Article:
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tv   CBS Overnight News  CBS  July 31, 2019 3:12am-3:58am PDT

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launch intercontinental ballistic missiles, but, of course, that is something very different today. >> everyone on alert. from beijing, thank you. and we're learning new details tonight about a man described as a disgruntled employee who opened fire at a walmart in south haven, mississippi this morning. the police say 39-year-old martes abram apparently began setting a fire inside the store, sparking chaos. at some point they say he chased the store manager to the parking lot where he shot and killed him. brown was a father of two boys. a second employee was shot to death inside the store. police responded within three minutes, shooting and wounding abram, but not before he shot one of the officers. now, police credit that officer's bulletproof vest with saving his life. abram has no prior criminal record, but had reportedly just been fired. it was a high-tech bank robbery and you may be a victim. a hacker broke into capitalone
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bank and made off with enough personal information to steal the identities of more than 100 million people in the united states and canada. anna werner tells us who did it and what you can do to protect yourself. >> reporter: surveillance cameras captured the early-morning raid as armed agents swept into the house of paige thompson, the 33-year-old seattle woman authorities say hacked into capitalone's records. the fbi says thompson stole likely tens of millions of credit card applications from 2005 to this year. applications that held 140,000 social security numbers and approximately 80,000 bank account numbers. the government says she even bragged about it in a direct message to someone on twitter, saying i've basically strapped myself with a bomb vest, droppi dropping capitalone's docs and admitting it. it's just the latest breach. the world's largest, yahoo! hit nearly 3 million accounts over a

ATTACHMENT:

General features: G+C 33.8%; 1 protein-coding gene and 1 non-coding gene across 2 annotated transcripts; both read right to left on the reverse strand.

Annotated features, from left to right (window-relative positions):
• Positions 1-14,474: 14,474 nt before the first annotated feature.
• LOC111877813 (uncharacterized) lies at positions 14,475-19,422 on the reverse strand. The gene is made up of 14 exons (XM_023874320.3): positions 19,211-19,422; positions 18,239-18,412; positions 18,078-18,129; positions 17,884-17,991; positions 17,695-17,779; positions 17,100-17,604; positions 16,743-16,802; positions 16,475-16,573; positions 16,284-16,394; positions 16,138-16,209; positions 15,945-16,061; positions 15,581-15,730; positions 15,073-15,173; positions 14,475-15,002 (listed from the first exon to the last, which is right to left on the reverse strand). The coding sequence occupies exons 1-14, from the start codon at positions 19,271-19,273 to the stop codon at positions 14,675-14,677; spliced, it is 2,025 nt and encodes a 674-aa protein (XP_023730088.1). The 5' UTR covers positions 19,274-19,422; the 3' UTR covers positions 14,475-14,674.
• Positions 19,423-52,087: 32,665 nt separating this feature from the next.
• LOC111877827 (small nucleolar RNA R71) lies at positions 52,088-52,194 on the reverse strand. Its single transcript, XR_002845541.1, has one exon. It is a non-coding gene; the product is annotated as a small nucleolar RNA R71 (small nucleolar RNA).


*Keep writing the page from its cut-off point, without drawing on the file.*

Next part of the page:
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three year period. the breach at equifax affecting some 147 million people. and last year, marriott hotel customers fell victim with u 383 million customer records accessed. advised today that consumers simply freeze their credit to avoid becoming a victim. >> ten minutes to freeze your credit, saving hours and hours of time and potentially thousands of dollars. >> reporter: but consumer protection expert christron financial incentive on financial institutions to ensure they have the proper incentives to make certain they're designing their systems to be resilient to this kind of theft. >> anna joins us tonight with what everyone wants to know. if you're a consumer worried about protecting your information, what do you do? >> reporter: norah, until some of those longer term solutions very well want to choose to ay